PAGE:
As children, our parents tell us stories about princesses, kings, and talking animals. Some of the most popular stories that we hear are the Grimms’ fairytales, compiled by the Grimm brothers from the many tales that they heard from all over Germany. In Fall 2011, NBC debuted a crime procedural drama called Grimm. The show borrows elements from the Grimms’ fairytales and other stories and gives them a modern twist. Nick Burkhardt is a homicide detective who finds out that he is a Grimm, which is essentially a hunter of the creatures that appear in the series. These creatures, called “Wesen”, are able to switch from human to creature form when they feel threatened, sad, or angry. They are often criminals, and Nick must use his job as a detective to track them down without raising too much suspicion about his own background.
Each episode centers on a particular fairytale along with introducing new Wesen and a new crime to be solved by Nick and his partner, Hank. Sometimes a reformed Wesen named Monroe helps Nick find out more about these Wesen and even helps him solve some of the crimes. The show has presented some really fascinating episodes that deal with things like jealousy, bullying, power, coming of age, loss, and identity.
Three of my favorite episodes are “Danse Macabre”, “Organ Grinder”, and “The Other Side”. All three episodes involve Wesen who are teenagers and address a variety of issues that are relevant to adolescents all around the world. “Danse Macabre” is based on the fairytale “The Pied Piper of Hamelin” and deals with the issue of fitting in and bullying. The creature introduced in the episode, a “Reinigen”, is a rat-like Wesen who is not violent unless provoked and has the ability to control rats using his amazing musical talent. Roddy, the Reinigen presented in the episode, is a teenage boy who is a gifted violinist, but he is also an outsider in his school because he is poor. Haunting classical music is played throughout the episode as Nick attempts to figure out who murdered a high school teacher and tries to understand the implications of Roddy’s musical ability. The episode does a great job of depicting the theme of trying to “fit in” in a whole new way.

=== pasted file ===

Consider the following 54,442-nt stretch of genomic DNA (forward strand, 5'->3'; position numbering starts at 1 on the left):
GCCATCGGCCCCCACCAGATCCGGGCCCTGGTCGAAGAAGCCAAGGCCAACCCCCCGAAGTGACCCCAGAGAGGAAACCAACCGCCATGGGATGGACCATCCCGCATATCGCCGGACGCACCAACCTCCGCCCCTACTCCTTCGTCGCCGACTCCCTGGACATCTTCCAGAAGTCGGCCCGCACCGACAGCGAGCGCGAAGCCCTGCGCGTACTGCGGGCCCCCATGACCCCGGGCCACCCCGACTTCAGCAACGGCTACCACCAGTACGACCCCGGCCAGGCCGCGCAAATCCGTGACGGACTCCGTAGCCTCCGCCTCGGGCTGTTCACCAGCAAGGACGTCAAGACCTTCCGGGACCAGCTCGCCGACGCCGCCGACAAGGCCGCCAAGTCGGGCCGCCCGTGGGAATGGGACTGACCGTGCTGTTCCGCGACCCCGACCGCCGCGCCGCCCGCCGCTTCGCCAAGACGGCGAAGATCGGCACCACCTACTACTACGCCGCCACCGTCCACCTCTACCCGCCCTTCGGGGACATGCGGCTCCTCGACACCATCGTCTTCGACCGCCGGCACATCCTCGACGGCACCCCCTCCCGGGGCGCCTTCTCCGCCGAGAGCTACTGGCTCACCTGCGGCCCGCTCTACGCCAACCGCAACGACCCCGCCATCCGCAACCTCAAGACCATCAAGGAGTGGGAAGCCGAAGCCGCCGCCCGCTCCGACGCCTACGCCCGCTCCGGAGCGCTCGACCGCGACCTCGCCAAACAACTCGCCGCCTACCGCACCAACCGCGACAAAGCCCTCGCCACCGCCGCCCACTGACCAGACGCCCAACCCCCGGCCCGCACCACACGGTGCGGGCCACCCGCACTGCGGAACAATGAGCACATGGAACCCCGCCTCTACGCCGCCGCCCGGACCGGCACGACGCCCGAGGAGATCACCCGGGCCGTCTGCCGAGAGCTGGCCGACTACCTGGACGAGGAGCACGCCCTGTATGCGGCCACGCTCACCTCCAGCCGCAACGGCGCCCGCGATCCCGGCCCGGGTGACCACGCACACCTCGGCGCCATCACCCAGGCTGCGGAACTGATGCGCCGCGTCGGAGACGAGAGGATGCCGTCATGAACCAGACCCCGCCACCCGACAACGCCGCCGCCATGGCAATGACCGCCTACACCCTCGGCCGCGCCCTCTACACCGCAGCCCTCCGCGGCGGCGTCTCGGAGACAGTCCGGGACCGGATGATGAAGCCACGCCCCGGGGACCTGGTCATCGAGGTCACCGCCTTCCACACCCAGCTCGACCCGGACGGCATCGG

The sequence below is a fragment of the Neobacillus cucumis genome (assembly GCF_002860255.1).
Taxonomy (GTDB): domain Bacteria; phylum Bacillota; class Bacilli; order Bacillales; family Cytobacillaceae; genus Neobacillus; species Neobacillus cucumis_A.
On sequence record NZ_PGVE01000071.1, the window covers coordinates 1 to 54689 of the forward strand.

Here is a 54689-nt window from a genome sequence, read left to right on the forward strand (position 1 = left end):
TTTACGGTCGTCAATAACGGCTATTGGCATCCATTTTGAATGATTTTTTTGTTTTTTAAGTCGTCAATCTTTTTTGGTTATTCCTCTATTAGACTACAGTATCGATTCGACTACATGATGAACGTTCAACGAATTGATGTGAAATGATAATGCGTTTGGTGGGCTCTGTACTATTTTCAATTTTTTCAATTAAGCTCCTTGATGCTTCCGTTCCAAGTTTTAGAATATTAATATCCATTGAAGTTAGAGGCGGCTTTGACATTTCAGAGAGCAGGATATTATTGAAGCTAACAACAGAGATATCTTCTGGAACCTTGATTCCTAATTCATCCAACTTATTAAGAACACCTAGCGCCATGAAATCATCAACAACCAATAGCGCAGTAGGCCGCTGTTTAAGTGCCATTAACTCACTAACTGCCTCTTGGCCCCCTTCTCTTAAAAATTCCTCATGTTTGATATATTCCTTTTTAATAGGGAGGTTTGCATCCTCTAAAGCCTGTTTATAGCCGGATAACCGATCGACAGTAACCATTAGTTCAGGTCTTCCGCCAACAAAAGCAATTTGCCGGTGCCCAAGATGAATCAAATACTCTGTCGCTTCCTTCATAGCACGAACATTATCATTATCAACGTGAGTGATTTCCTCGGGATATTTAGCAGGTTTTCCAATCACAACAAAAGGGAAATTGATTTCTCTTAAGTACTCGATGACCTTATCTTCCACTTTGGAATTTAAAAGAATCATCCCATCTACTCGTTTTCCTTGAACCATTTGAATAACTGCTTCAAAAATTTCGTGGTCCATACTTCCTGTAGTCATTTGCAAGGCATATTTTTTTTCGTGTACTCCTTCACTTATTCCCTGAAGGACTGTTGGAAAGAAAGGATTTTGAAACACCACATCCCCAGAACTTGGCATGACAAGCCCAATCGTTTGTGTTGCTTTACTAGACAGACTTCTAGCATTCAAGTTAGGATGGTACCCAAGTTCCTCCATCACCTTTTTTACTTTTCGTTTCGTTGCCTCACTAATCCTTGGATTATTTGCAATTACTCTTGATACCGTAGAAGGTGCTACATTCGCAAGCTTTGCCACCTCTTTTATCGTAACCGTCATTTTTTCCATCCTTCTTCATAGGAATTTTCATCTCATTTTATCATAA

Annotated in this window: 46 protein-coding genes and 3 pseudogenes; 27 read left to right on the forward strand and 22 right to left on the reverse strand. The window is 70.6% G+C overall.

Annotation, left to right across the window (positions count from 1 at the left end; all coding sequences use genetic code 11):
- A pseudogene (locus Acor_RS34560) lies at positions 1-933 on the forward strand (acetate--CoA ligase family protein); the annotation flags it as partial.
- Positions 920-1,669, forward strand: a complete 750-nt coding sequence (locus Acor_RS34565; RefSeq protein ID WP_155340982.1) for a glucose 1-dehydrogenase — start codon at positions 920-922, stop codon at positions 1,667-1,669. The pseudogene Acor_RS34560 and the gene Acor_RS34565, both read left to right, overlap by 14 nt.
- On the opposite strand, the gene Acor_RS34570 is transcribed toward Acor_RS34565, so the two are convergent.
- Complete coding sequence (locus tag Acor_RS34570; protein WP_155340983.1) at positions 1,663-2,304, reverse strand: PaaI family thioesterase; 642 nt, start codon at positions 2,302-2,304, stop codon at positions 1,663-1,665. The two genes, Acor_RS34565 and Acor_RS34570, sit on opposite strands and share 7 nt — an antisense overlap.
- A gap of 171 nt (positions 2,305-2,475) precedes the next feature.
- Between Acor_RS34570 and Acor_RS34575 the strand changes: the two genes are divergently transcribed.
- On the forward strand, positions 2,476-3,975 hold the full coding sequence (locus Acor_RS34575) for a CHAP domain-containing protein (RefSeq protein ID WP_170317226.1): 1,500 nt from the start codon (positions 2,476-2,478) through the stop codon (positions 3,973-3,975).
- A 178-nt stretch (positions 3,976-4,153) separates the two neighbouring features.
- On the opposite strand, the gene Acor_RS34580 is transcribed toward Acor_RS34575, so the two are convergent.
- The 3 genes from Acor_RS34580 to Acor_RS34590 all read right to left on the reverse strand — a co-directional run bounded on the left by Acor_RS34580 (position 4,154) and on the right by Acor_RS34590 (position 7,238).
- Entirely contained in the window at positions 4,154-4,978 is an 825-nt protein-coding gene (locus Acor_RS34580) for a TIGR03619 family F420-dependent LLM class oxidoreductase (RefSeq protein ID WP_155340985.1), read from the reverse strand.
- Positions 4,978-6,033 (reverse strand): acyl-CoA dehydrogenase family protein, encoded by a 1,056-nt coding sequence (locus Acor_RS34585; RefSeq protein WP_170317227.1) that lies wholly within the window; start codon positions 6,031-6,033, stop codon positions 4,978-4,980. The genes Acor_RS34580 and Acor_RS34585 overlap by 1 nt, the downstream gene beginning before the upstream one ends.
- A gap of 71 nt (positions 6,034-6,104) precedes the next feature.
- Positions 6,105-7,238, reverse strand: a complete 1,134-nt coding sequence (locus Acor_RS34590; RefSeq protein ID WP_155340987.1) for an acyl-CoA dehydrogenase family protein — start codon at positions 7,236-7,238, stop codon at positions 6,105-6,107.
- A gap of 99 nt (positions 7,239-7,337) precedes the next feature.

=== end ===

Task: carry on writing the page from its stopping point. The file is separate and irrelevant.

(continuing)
“Organ Grinder” is based on the fairytale “Hansel and Gretel” and portrays homeless teens and the issue of selling human organs on the black market. The Wesen that Nick encounters in this episode is called a “Geier,” which is a vulture-like creature that captures humans for their organs in order to sell them on the black market to be used in medicines for Wesen. The audience is introduced to a group of teenagers living on the street. Two of them die as they attempt to run away from the murderous Geiers. Two others, a brother and sister, go with the Geiers with the promise of jobs. This episode is particularly frightening because of how relevant it is to our society. There are many more homeless teenagers than people realize and they are in danger of all kinds of things happening to them. Also, the issue of organ trading is, unfortunately, something that still goes on in the world today.
“The Other Side” is loosely based on the “The Adventures of Pinocchio”, which is actually not a Grimm fairytale. The episode is incredibly fascinating and addresses genetic engineering and parental pressure. Two Wesen, called “Genio Innocuo” and “Lowen” are featured in this episode. Genio Innocuo are turtle-like creatures, and Lowen are lion-like creatures. The episode focuses on a teenager named Pierce whose friends start dying right before an important academic competition. No one seems to know who is murdering the teens in such violent ways. Early on, we are introduced to Pierce’s mother, and it’s evident how protective she is and how she wants him to always be the “best”. At first, it seems that she may be committing the crimes. However, the writers do a great job of creating an unpredictable, highly fascinating conclusion to the episode. The story, even with its elements of fantasy, is relevant to many modern-day parents who will do anything to make sure that their child is on top.
The Grimms’ fairytales are often filled with violence, greed, and sadness, but there is always a lesson to be learned and a message of hope. Grimm does a great job of doing the same thing because it’s based on stories most of us grew up hearing, and it addresses a lot of modern-day issues that are relevant to our everyday lives.